I was also exploring the idea of being a civilian, and how to represent that? I still find it hard to draw my little people as the bad guy, you know the person in authority, the person with a gun; the police, the soldier. Although, now my people characters are developing in all different directions, and will hopefully continue to do so.
You are seen as a high profile social advocates within the Australian art and street art community, for example this week you will be doing a talk at RMIT on how street art is an appropriate medium to voice social concerns. Can you tell us a bit more about this topic, and why you believe it is important to you to speak up on such issues, and to also convey them in your work?
Well, thanks for saying such nice words to start with – there are so many people doing important work in this area.
I’ve always been interested in both politics and art, and how to find links between them. There’s so much going on in the world and I think we have a responsibility to get involved and speak up, while at the same time never forgetting our, my, privilege in the world as a relatively rich white man and the power dynamics surrounding this.
I continue to be fascinated by how graffiti and street art fit into this. Talking about graffiti seems to get to the core of the politics of space and the city. What avenues we have to communicate in, and how controlled or uncontrolled this should be. I love the anarchic participatory nature of graffiti and believe this should be protected.
You are also very active in regional communities and work on a variety of projects and workshops throughout the country, how important is it for you to expose communities to the power of art, and what have been some of the great experiences you’ve had travelling around doing the workshops?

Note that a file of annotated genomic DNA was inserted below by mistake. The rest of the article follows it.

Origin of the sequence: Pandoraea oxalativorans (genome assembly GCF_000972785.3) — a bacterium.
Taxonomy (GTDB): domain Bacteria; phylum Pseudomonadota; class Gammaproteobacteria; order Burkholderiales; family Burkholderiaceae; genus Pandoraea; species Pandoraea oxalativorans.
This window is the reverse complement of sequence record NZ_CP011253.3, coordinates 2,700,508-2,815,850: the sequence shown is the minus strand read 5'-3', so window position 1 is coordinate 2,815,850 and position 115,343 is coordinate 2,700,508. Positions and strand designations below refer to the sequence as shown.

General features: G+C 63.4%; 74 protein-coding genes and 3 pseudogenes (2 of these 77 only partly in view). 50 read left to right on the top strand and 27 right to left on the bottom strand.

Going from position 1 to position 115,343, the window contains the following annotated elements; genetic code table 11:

I grew up as a kid in a country town, I suppose I still love the country and the kinds of people that come from the bush. I love being on the road, getting to know different parts of this country better, and learning the cultural variations that exist everywhere. It’s such a common misunderstanding about Australia, that it’s this homogenous mass. When it’s just so different everywhere, except for the KFC, Bunnings and 7Eleven on the corner.
I think one of the big changes I’ve seen since being in this graffiti game is the emergence of graffiti culture in regional centres. It’s just not that uncommon to see a tag on the sign into town, or a piece under the rail bridge in country towns. Murals are the new skate park, well kind of, well at least I think they should be. There is so much potential in regional Australia and, in years ahead, it’s going to be fascinating to watch as country towns turn into cities, throughout Australia.